Liberals suggest guns are responsible for mass shootings and school shootings, but in the absence of guns, violent behaviors continue. Modern kids playing video games shoot innocent characters just to watch them die, I’ve seen kids do it. We’re losing our Constitutional rights to own guns, one step at a time, and the purveyors of entertainment violence are continuing to make more psychopathic monsters that will kill in other ways.
Yet talks of limiting the violence in the media bring shouts of Violation of the First Amendment. We’re supposed to believe that the founders, when writing the 2nd Amendment, could never have imagined semi-automatic military styled firearms, and never would have wanted John and Jane Q. Public to possess them, but concerning sexually explicit and violent movies and music would have anticipated the filth and depravity of some modern entertainment that TVs, computers, and electronics bring into the home?
I’m thinking they didn’t. So why do we uphold the right to produce filth likely harming our youth and society?
Related short videos based on a scene from the movie “Network”.
RogerEbert.com VIDEO ESSAY: TV Takeover
I’m as mad as hell, and I’m not going to take this anymore! Speech from Network (1080p)
If you’re older, and don’t see a lot of movies, allow me to reassure you, there is some really sick stuff out there. Not stuff I watch, but I come across snippets on YouTube and comments by coworkers over the years. Video games can be horrible, music lyrics, perhaps I’ll give more details in a future blog entry.
Please see the entire article, but snippets on the dangers of saturation into violence follow:
“The Impact of Electronic Media Violence: Scientific Theory and Research” by L. Rowell Huesmann
Research evidence has accumulated over the past half-century that exposure to violence on television, movies, and most recently in video games increases the risk of violent behavior on the viewer’s part just as growing up in an environment filled with real violence increases the risk of violent behavior.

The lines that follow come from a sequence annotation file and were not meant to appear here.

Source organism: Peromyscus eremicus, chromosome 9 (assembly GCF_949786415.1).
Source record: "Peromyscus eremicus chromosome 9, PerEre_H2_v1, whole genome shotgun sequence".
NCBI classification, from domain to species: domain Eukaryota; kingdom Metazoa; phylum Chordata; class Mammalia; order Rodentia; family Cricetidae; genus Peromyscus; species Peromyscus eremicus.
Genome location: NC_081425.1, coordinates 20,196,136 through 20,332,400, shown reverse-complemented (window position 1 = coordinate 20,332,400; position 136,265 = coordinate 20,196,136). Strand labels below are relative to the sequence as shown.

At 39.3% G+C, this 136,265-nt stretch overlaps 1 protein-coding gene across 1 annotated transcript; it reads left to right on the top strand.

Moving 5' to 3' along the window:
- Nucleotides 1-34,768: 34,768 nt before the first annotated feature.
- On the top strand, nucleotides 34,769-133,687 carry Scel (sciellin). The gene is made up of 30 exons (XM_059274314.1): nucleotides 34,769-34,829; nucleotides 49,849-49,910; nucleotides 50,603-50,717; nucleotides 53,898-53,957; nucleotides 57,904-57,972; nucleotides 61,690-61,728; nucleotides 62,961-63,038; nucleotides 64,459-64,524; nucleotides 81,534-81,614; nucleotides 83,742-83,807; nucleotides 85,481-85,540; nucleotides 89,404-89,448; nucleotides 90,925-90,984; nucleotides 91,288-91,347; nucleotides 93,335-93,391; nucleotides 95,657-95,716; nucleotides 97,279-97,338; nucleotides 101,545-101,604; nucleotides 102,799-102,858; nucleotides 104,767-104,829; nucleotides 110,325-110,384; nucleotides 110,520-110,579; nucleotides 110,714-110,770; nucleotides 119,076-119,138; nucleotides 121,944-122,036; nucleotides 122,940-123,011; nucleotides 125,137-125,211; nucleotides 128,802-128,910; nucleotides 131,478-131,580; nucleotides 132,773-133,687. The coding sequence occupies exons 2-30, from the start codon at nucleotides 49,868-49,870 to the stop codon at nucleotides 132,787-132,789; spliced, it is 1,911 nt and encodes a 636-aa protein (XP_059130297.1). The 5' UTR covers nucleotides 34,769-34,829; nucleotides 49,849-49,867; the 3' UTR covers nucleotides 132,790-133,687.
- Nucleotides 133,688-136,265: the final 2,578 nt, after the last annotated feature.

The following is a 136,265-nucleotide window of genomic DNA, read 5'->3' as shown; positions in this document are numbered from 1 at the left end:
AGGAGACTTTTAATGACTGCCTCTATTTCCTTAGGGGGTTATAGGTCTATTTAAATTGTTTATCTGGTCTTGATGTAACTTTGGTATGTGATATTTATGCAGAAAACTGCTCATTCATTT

Most theorists would now agree that the short term effects of exposure to media violence are mostly due to 1) priming processes, 2) arousal processes, and 3) the immediate mimicking of specific behaviors.
Priming Priming is the process through which spreading activation in the brain’s neural network from the locus representing an external observed stimulus excites another brain node representing a cognition, emotion, or behavior……
Arousal To the extent that mass media presentations arouse the observer, aggressive behavior may also become more likely in the short run for two possible reasons — excitation transfer and general arousal…..
Mimicry The third short term process, imitation of specific behaviors, can be viewed as a special case of the more general long-term process of observational learning. In recent years evidence has accumulated that human and primate young have an innate tendency to mimic whomever they observe……
Long term content effects, on the other hand, seem to be due to 1) more lasting observational learning of cognitions and behaviors (i.e., imitation of behaviors), and 2) activation and desensitization of emotional processes.
Observational learning According to widely accepted social cognitive models, a person’s social behavior is controlled to a great extent by the interplay of the current situation with the person’s emotional state, their schemas about the world, their normative beliefs about what is appropriate, and the scripts for social behavior that they have learned…..
Desensitization Long-term socialization effects of the mass media are also quite likely increased by the way the mass media and video games affect emotions. Repeated exposures to emotionally activating media or video games can lead to habituation of certain natural emotional reactions. This process is called “desensitization.”……
Enactive learning One more theoretical point is important. Observational learning and desensitization do not occur independently of other learning processes. Children are constantly being conditioned and reinforced to behave in certain ways, and this learning may occur during media interactions. For example, because players of violent video games are not just observers but also “active” participants in violent actions, and are generally reinforced for using violence to gain desired goals, the effects on stimulating long-term increases in violent behavior should be even greater for video games than for TV, movies, or internet displays of violence….